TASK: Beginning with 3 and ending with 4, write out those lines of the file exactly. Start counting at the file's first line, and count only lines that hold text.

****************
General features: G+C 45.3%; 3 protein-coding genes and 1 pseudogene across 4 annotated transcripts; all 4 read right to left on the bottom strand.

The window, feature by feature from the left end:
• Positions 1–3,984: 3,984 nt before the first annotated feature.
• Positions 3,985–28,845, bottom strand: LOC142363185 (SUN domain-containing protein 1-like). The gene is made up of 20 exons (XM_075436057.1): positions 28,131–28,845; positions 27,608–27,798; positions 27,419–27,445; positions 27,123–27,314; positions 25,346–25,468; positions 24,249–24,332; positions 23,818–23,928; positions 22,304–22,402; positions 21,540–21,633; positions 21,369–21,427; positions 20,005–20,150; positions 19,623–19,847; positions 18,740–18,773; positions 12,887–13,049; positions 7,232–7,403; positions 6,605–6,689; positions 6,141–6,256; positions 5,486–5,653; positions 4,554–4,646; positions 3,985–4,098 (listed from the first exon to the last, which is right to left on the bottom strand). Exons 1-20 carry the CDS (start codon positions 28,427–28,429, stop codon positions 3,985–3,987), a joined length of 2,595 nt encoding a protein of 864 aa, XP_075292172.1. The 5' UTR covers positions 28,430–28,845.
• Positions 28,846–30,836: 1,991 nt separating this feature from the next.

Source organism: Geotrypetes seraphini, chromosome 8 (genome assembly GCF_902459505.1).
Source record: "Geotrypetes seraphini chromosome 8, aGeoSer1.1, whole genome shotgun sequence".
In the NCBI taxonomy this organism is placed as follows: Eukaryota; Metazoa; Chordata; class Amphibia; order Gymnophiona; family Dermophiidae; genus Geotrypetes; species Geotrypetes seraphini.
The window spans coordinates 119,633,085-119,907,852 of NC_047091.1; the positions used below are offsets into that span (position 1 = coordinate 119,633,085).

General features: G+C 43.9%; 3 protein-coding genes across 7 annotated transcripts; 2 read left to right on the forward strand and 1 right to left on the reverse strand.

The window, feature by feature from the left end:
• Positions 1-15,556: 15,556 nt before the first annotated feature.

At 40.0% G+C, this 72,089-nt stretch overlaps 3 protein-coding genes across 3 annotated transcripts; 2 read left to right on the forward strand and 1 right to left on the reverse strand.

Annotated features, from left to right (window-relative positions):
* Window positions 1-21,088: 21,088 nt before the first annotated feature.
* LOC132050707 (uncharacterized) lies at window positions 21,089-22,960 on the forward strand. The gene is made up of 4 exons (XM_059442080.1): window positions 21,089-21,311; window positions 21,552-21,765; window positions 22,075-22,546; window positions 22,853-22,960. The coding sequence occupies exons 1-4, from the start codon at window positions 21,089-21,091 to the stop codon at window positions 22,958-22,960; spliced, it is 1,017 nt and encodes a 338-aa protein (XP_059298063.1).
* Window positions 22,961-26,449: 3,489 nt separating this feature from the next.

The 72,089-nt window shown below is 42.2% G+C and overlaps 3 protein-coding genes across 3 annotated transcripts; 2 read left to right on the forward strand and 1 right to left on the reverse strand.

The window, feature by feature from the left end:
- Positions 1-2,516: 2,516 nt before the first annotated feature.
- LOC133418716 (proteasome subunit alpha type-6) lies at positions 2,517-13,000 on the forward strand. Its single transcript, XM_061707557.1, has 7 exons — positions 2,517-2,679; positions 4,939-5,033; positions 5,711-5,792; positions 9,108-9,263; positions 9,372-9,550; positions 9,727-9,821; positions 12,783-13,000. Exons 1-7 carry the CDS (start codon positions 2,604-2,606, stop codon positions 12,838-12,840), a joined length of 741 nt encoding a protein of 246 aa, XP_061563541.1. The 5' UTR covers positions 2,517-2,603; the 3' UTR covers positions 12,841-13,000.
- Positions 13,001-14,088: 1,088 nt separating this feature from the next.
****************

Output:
• Positions 1–3,984: 3,984 nt before the first annotated feature.
• Positions 3,985–28,845, bottom strand: LOC142363185 (SUN domain-containing protein 1-like). The gene is made up of 20 exons (XM_075436057.1): positions 28,131–28,845; positions 27,608–27,798; positions 27,419–27,445; positions 27,123–27,314; positions 25,346–25,468; positions 24,249–24,332; positions 23,818–23,928; positions 22,304–22,402; positions 21,540–21,633; positions 21,369–21,427; positions 20,005–20,150; positions 19,623–19,847; positions 18,740–18,773; positions 12,887–13,049; positions 7,232–7,403; positions 6,605–6,689; positions 6,141–6,256; positions 5,486–5,653; positions 4,554–4,646; positions 3,985–4,098 (listed from the first exon to the last, which is right to left on the bottom strand). Exons 1-20 carry the CDS (start codon positions 28,427–28,429, stop codon positions 3,985–3,987), a joined length of 2,595 nt encoding a protein of 864 aa, XP_075292172.1. The 5' UTR covers positions 28,430–28,845.